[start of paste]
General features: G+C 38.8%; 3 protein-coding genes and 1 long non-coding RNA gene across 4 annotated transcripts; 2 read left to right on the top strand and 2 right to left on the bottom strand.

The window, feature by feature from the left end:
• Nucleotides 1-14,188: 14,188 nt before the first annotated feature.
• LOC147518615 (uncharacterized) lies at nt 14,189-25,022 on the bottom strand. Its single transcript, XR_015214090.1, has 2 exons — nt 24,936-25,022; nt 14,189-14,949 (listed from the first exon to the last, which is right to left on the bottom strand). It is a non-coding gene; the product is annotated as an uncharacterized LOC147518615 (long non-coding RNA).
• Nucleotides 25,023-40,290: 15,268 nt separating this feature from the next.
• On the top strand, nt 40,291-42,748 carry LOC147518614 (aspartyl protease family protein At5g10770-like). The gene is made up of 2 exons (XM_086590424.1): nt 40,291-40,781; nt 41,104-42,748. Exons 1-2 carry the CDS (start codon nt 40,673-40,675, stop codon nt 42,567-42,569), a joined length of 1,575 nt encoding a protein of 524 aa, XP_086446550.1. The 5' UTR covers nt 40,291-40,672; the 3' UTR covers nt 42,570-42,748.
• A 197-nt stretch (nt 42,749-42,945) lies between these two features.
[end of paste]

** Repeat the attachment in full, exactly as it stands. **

General features: G+C 38.8%; 3 protein-coding genes and 1 long non-coding RNA gene across 4 annotated transcripts; 2 read left to right on the top strand and 2 right to left on the bottom strand.

The window, feature by feature from the left end:
• Nucleotides 1-14,188: 14,188 nt before the first annotated feature.
• LOC147518615 (uncharacterized) lies at nt 14,189-25,022 on the bottom strand. Its single transcript, XR_015214090.1, has 2 exons — nt 24,936-25,022; nt 14,189-14,949 (listed from the first exon to the last, which is right to left on the bottom strand). It is a non-coding gene; the product is annotated as an uncharacterized LOC147518615 (long non-coding RNA).
• Nucleotides 25,023-40,290: 15,268 nt separating this feature from the next.
• On the top strand, nt 40,291-42,748 carry LOC147518614 (aspartyl protease family protein At5g10770-like). The gene is made up of 2 exons (XM_086590424.1): nt 40,291-40,781; nt 41,104-42,748. Exons 1-2 carry the CDS (start codon nt 40,673-40,675, stop codon nt 42,567-42,569), a joined length of 1,575 nt encoding a protein of 524 aa, XP_086446550.1. The 5' UTR covers nt 40,291-40,672; the 3' UTR covers nt 42,570-42,748.
• A 197-nt stretch (nt 42,749-42,945) lies between these two features.